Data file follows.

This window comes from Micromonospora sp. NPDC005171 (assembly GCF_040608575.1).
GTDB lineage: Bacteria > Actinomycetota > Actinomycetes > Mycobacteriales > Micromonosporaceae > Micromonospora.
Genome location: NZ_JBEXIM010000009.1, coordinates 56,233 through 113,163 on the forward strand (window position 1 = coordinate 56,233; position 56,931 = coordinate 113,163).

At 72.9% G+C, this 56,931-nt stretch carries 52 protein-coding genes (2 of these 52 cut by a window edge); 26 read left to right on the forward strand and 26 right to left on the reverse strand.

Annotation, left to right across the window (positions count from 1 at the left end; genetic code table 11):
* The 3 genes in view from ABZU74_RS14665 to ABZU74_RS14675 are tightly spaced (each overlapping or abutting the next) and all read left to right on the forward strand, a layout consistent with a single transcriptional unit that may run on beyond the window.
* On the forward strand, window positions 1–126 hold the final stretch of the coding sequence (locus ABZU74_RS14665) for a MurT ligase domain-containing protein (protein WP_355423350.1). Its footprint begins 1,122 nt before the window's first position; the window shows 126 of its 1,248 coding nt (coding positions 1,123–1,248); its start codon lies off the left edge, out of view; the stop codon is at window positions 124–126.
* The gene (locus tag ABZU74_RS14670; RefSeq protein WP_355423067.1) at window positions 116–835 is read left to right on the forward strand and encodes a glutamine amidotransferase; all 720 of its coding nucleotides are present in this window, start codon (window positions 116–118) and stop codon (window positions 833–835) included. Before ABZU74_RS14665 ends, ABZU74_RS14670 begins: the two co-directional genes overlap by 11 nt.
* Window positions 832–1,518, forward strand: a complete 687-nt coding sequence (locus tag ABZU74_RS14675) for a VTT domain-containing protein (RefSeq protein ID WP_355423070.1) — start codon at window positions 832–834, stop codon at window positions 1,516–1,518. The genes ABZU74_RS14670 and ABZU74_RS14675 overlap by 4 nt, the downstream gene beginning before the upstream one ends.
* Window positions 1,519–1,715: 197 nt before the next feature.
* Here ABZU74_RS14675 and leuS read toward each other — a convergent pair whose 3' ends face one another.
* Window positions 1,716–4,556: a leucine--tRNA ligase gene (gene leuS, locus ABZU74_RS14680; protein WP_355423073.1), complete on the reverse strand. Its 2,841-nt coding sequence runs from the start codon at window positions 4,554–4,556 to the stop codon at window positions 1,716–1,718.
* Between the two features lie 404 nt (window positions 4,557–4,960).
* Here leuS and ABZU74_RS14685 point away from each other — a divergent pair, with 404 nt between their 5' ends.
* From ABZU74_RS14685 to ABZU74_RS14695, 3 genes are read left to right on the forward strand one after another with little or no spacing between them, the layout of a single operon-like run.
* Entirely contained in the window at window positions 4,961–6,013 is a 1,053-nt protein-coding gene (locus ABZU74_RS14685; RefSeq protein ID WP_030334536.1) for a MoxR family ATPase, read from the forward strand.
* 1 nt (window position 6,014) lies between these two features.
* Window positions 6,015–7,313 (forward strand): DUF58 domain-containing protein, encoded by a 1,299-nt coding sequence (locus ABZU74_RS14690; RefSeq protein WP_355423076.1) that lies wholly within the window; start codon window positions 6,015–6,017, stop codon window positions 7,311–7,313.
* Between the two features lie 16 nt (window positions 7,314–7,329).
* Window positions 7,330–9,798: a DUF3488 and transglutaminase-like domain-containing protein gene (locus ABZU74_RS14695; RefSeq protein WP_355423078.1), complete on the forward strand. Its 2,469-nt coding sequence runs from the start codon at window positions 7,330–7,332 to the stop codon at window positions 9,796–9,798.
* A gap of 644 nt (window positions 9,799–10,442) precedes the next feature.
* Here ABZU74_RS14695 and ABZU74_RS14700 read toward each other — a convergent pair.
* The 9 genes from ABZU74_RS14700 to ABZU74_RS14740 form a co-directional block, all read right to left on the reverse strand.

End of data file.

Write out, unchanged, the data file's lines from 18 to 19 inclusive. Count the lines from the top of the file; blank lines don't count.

* Window positions 6,015–7,313 (forward strand): DUF58 domain-containing protein, encoded by a 1,299-nt coding sequence (locus ABZU74_RS14690; RefSeq protein WP_355423076.1) that lies wholly within the window; start codon window positions 6,015–6,017, stop codon window positions 7,311–7,313.
* Between the two features lie 16 nt (window positions 7,314–7,329).